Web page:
Monday will mark the one-year anniversary of the Pulse nightclub shooting, in which a gunman opened fire inside Pulse, a gay nightclub in Florida, killing 49 people. A year on, Emily Addison is reflecting upon what it feels like for her to lose her partner, Deonka Drayton, during the shooting.
In an interview with StoryCorps, featured on NPR, Addison opened up about Drayton, their son, and the night that her partner died in the deadliest mass shooting in the U.S.'s modern history.
"She had a beautiful voice, the most amazing smile, and she smelled so good all the time," Addison said of Drayton.
The two had moved to Florida together in 2012, and even though Drayton hated the heat, she made sure to play outside with their son whenever she got the chance.
"It did not matter how hot it was outside, she would go outside and play ball with our son," Addison said. "And she used to always tell me that, as long as she was alive, our son and I would never want for anything. And she kept her word."
On the night of the shooting, Drayton had texted Addison, but since the two of them usually turned their phones on silent when their son was asleep, Addison didn't see them right away.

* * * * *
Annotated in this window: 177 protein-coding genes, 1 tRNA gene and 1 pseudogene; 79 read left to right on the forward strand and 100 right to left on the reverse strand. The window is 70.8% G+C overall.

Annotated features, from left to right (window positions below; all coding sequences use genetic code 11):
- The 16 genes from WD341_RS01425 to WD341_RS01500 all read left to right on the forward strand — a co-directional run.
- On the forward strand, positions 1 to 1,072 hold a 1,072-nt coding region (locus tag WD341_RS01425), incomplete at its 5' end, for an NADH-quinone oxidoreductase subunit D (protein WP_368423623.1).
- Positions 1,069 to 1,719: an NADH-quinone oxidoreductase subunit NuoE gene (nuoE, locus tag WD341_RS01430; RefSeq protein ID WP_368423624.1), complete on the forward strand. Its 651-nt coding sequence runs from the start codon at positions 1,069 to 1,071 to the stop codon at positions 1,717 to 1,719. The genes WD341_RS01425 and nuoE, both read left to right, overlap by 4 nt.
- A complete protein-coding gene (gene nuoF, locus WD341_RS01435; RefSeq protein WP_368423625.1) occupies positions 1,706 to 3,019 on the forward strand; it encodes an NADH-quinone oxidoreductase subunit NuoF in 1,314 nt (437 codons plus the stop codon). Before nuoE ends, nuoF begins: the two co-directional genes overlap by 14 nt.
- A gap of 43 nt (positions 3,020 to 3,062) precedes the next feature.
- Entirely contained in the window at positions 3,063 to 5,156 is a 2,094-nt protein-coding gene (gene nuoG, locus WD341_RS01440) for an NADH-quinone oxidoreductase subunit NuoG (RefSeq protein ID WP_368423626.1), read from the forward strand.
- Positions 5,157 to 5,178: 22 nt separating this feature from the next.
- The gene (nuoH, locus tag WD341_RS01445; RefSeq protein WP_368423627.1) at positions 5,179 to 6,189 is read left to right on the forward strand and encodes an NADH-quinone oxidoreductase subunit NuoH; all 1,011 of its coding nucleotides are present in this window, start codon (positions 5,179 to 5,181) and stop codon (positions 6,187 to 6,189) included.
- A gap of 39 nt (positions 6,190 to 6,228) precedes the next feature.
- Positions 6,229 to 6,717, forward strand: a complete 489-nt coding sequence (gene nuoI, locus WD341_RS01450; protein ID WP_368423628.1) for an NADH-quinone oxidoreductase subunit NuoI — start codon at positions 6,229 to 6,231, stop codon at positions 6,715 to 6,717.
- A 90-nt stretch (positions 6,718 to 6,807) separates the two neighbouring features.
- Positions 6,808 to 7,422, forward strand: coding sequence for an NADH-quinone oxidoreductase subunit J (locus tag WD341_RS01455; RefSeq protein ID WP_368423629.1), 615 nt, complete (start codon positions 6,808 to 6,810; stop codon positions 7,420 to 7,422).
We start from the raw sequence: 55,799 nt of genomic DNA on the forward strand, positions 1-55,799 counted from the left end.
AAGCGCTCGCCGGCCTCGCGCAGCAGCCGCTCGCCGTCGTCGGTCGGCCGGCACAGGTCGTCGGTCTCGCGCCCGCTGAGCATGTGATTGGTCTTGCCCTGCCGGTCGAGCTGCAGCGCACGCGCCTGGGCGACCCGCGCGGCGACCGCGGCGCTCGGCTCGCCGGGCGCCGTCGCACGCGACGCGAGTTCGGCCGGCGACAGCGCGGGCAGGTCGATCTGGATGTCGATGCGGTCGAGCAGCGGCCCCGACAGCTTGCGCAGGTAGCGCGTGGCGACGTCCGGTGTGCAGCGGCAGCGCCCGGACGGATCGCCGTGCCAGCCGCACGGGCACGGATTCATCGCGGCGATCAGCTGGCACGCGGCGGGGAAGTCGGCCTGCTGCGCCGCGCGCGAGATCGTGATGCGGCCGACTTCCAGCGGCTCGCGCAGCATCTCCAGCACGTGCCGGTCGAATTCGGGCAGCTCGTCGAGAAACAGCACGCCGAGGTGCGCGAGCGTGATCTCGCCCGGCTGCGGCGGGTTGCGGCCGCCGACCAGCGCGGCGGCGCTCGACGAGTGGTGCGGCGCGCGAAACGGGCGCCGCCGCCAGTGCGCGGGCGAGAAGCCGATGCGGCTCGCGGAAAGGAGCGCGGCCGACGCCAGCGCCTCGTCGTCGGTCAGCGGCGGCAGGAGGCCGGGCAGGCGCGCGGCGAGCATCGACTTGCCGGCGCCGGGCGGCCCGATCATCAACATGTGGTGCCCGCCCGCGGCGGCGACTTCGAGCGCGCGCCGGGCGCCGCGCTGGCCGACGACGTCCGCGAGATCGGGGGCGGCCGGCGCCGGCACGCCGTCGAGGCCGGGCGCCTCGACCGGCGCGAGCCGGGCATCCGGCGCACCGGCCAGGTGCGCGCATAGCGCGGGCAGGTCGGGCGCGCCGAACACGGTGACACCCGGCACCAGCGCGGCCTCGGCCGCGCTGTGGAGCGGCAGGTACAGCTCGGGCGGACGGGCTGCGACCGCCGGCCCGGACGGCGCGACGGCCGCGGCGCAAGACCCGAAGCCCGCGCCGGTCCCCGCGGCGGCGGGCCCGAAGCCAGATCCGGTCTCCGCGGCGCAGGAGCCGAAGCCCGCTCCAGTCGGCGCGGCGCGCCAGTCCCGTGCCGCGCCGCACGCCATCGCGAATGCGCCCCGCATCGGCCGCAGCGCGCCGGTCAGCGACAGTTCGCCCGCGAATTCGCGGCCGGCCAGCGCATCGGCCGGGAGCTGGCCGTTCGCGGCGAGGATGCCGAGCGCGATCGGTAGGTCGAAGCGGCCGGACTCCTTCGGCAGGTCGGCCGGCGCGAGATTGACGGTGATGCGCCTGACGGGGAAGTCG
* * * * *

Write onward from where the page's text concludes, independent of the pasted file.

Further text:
"She said that she was scared, people were shot," she recalled. "But when our son is asleep, we turn our ringers off. And I feel like I wasn't there for her when she needed me the most."
When Addison saw the texts, she called Drayton, but the calls went to voicemail.
"I prayed so hard my knuckles were white," Addison said. "But she was one of the ones that was murdered in the bathroom."
"My son, he's three now, and every night ... when we're going to bed, we walk up the stairs, he'll turn to her picture and say, 'Night, night, mommy,'" she continued. I don't know how to get him to understand that she's never coming back, and I miss her so much. That feeling is constant. Like, I need her to call me. I need to see her."
To mark the anniversary, the city of Orlando is designating Monday as Orlando United Day, and has planned to host a series of events to honor the victims, including a candlelight vigil, according to the Orlando Sentinal.
"I will always love her, no matter what," Addison said. "There will never be an end."
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